Monday, September 5, 2011

Hemangioma of the Long Bones

We're all familiar with the appearance of osseous hemangiomas of the vertebral bodies -- osseous hemangioma is common in the axial skeleton, with 75% occurring in the spine and calvaria. Twenty percent of cases occur in the scapula, ribs, clavicle, and pelvic bones, and involvement of the long bones is rare. Osseous hemangiomas occur in young adults, with a mean age of ~30 years, and are more common in women. The majority (90%) of patients are symptomatic. 10% of patients present with a pathological fracture.

In the long bones, osseous hemangiomas can be classified as medullary (~50%), periosteal (~35%), and intracortical (~15%).

Medullary osseous hemangiomas occur most commonly in the diaphysis (48% of cases), with metadiaphyseal (30%), metaphyseal (12%), metaepiphyseal (4%), epimetadiaphyseal (3%) and epiphyseal (1%) lesions occurring less commonly. On radiographs, medullary lesions can have corduroy and radiating trabecular thickening similar to those seen in the vertebral bodies and skull, respectively, but this is an uncommon presentation. A more common appearance is a bubbly pattern of bone lysis that creates a honeycomb, lattice-like, or "hole-within-hole" appearance. This bone lysis can appear as linear and circular densities on radiographs, representing vascular channels seen longitudinally and en face, respectively. The appearance can mimic that of lymphoma, osteomyelitis and metastatic disease.

On CT, medullary hemangiomas appear as expansile lytic areas surrounded by coarse trabecular bone. A "polka dot" appearance, when seen, can suggest the diagnosis.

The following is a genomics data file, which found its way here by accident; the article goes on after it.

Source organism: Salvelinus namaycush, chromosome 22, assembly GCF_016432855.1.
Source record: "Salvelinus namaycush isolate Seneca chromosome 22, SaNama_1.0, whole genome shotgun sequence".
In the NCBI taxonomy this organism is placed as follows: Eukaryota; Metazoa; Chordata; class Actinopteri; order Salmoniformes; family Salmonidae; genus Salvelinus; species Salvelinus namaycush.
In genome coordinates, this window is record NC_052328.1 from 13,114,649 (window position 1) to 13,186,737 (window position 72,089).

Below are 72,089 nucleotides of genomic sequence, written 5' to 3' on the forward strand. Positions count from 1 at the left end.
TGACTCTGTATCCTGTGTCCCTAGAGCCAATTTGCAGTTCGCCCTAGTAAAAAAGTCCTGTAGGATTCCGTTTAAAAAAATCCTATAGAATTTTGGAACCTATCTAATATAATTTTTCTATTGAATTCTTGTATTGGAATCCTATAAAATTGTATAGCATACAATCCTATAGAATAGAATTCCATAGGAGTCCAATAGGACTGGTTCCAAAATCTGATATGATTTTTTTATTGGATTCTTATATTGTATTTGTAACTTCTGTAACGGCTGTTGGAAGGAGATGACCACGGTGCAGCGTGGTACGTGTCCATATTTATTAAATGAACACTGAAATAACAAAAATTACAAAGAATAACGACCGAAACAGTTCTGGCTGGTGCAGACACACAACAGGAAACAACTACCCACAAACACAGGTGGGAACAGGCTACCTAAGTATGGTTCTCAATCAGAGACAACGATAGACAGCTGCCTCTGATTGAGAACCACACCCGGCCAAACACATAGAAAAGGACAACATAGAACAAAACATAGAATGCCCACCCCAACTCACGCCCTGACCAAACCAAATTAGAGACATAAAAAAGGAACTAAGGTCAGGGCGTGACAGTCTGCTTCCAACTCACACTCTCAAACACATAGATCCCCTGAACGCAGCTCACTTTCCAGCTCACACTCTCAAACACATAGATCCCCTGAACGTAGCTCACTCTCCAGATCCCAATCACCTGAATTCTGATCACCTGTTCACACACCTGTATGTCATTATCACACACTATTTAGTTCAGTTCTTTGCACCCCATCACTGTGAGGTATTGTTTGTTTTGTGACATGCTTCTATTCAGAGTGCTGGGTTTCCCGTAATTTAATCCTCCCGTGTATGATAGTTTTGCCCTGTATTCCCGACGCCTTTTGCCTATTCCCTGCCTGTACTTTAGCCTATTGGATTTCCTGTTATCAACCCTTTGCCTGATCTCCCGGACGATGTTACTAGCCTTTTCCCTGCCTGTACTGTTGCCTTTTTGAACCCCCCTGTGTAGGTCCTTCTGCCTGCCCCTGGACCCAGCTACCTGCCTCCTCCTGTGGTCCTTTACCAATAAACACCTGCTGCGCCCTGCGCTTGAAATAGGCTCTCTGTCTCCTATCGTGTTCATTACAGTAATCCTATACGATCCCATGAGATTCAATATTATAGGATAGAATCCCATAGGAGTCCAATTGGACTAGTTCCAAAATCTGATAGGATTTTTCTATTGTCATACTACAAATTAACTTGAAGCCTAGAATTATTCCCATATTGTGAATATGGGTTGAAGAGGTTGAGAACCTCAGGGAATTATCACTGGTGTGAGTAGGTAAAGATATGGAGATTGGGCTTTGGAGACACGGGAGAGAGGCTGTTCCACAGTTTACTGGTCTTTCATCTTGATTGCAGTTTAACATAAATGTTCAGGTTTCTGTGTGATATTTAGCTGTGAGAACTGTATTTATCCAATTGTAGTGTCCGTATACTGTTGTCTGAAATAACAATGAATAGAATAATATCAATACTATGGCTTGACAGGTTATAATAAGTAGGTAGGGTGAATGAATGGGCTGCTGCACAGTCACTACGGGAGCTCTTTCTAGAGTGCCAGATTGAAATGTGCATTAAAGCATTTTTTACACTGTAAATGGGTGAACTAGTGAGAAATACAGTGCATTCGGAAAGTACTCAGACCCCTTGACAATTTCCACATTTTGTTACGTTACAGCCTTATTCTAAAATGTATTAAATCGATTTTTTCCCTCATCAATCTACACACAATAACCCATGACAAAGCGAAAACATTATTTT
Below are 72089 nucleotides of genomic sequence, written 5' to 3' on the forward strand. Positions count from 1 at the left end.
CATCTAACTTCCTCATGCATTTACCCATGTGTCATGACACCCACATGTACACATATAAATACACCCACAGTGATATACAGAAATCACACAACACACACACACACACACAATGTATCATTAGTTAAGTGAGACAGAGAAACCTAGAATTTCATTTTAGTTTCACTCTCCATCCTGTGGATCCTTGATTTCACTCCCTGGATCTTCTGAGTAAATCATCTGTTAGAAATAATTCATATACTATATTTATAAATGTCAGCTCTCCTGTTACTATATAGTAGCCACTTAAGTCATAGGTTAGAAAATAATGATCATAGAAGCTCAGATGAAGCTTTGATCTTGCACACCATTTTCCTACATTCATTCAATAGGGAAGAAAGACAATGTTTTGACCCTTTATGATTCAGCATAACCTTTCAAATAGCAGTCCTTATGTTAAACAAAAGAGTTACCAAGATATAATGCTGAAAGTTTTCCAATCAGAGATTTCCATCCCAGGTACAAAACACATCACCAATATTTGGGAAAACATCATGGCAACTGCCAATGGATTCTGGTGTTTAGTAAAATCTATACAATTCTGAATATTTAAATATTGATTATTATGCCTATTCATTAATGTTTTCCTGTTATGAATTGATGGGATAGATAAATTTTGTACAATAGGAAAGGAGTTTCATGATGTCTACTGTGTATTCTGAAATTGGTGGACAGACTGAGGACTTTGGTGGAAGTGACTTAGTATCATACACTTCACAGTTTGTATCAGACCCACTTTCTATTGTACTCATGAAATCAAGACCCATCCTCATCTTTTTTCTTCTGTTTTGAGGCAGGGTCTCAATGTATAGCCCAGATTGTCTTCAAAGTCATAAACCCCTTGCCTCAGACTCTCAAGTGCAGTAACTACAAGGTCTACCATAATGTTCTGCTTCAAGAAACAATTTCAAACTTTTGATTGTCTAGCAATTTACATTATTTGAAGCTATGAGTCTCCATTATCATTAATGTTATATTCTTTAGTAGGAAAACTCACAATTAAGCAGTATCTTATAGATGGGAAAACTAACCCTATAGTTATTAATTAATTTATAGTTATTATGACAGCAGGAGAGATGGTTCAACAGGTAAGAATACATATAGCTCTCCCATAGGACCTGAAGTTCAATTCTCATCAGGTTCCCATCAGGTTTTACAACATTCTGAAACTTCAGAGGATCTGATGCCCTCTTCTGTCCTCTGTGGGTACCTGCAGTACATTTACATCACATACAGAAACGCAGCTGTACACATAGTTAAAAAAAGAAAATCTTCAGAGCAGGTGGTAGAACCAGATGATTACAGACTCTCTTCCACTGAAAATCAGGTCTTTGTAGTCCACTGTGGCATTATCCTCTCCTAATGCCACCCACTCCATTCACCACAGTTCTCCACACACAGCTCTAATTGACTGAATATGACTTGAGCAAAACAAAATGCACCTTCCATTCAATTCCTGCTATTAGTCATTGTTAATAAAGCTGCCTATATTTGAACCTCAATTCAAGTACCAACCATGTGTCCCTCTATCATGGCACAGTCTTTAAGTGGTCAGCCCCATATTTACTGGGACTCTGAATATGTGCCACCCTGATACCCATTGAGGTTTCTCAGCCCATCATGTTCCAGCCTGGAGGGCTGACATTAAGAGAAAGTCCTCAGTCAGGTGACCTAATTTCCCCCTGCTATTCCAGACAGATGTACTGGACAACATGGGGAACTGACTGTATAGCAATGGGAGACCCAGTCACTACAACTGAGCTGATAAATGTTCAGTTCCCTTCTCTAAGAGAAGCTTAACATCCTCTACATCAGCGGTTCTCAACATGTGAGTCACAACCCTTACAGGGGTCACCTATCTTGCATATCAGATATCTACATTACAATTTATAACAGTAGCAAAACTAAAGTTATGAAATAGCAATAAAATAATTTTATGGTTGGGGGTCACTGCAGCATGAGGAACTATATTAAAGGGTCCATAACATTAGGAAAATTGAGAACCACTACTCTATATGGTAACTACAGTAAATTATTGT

On MRI, the vascular channels are hypointense on T1-weighted images and hypointense to very hyperintense on T2-weighted images depending on the speed of blood flow. The trabeculations may be seen as areas of low signal.

Less common radiographic appearances include punched-out lucencies that can mimic metastatic disease or multiple myeloma; large, lytic, lesions with sclerotic borders that can mimic giant cell tumor, unicameral or aneurysmal bone cyst, or fibrous dysplasia; and permeative pattern that can mimic multiple myeloma, metastatic carcinoma, lymphoma, or Ewing sarcoma. In these cases, the rarity of osseous hemangioma would preclude its inclusion in the differential diagnosis.

Periosteal and intracortical lesions also occur most commonly in the diaphyis (~75%), wit the anterior tibial diaphysis being a common location. Metadiaphyseal (~15%) and metaphyseal (~10%) lesions can also be seen. On radiographs, they present as small, well-defined lytic lesions that may also be associated with cortical thickening and/or periosteal reaction. The differential diagnosis includes stress fracture, osteoid osteoma, or cortical abscess.

On MRI, intracortical lesions appear as increased signal within the normally dark cortex.
Should be considered in the differential diagnosis of fat-containing bone lesions.


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